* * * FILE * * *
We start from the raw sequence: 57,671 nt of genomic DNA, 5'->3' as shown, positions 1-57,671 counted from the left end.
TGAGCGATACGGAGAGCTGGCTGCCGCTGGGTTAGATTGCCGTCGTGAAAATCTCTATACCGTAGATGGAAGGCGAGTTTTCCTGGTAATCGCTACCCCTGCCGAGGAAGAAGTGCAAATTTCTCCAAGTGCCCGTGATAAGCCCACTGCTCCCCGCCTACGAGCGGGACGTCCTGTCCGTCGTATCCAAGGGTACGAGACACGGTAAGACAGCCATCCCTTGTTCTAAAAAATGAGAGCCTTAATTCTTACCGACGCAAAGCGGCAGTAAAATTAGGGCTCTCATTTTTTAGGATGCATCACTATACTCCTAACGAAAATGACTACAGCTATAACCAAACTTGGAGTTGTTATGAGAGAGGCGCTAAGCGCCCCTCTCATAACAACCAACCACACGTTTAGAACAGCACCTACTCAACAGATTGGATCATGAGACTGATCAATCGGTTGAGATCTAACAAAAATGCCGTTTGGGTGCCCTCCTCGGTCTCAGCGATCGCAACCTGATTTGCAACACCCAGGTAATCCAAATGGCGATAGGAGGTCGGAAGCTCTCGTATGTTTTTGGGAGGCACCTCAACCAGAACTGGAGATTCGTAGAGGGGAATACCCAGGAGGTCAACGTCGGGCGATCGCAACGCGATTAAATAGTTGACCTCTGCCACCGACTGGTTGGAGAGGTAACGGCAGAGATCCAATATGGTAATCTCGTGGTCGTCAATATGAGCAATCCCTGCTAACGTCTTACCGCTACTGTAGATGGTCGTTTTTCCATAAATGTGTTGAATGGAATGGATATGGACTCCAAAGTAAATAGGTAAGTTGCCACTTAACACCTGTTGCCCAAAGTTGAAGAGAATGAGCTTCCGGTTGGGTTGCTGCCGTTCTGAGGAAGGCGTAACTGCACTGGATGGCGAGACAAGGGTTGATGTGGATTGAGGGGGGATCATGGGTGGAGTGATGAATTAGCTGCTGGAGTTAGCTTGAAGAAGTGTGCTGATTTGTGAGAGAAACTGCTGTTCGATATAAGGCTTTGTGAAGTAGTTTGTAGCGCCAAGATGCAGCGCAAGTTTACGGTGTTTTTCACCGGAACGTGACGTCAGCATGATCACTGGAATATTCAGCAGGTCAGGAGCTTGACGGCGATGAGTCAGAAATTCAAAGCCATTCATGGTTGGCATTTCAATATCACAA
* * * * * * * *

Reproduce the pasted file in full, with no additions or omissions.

We start from the raw sequence: 57,671 nt of genomic DNA, 5'->3' as shown, positions 1-57,671 counted from the left end.
TGAGCGATACGGAGAGCTGGCTGCCGCTGGGTTAGATTGCCGTCGTGAAAATCTCTATACCGTAGATGGAAGGCGAGTTTTCCTGGTAATCGCTACCCCTGCCGAGGAAGAAGTGCAAATTTCTCCAAGTGCCCGTGATAAGCCCACTGCTCCCCGCCTACGAGCGGGACGTCCTGTCCGTCGTATCCAAGGGTACGAGACACGGTAAGACAGCCATCCCTTGTTCTAAAAAATGAGAGCCTTAATTCTTACCGACGCAAAGCGGCAGTAAAATTAGGGCTCTCATTTTTTAGGATGCATCACTATACTCCTAACGAAAATGACTACAGCTATAACCAAACTTGGAGTTGTTATGAGAGAGGCGCTAAGCGCCCCTCTCATAACAACCAACCACACGTTTAGAACAGCACCTACTCAACAGATTGGATCATGAGACTGATCAATCGGTTGAGATCTAACAAAAATGCCGTTTGGGTGCCCTCCTCGGTCTCAGCGATCGCAACCTGATTTGCAACACCCAGGTAATCCAAATGGCGATAGGAGGTCGGAAGCTCTCGTATGTTTTTGGGAGGCACCTCAACCAGAACTGGAGATTCGTAGAGGGGAATACCCAGGAGGTCAACGTCGGGCGATCGCAACGCGATTAAATAGTTGACCTCTGCCACCGACTGGTTGGAGAGGTAACGGCAGAGATCCAATATGGTAATCTCGTGGTCGTCAATATGAGCAATCCCTGCTAACGTCTTACCGCTACTGTAGATGGTCGTTTTTCCATAAATGTGTTGAATGGAATGGATATGGACTCCAAAGTAAATAGGTAAGTTGCCACTTAACACCTGTTGCCCAAAGTTGAAGAGAATGAGCTTCCGGTTGGGTTGCTGCCGTTCTGAGGAAGGCGTAACTGCACTGGATGGCGAGACAAGGGTTGATGTGGATTGAGGGGGGATCATGGGTGGAGTGATGAATTAGCTGCTGGAGTTAGCTTGAAGAAGTGTGCTGATTTGTGAGAGAAACTGCTGTTCGATATAAGGCTTTGTGAAGTAGTTTGTAGCGCCAAGATGCAGCGCAAGTTTACGGTGTTTTTCACCGGAACGTGACGTCAGCATGATCACTGGAATATTCAGCAGGTCAGGAGCTTGACGGCGATGAGTCAGAAATTCAAAGCCATTCATGGTTGGCATTTCAATATCACAA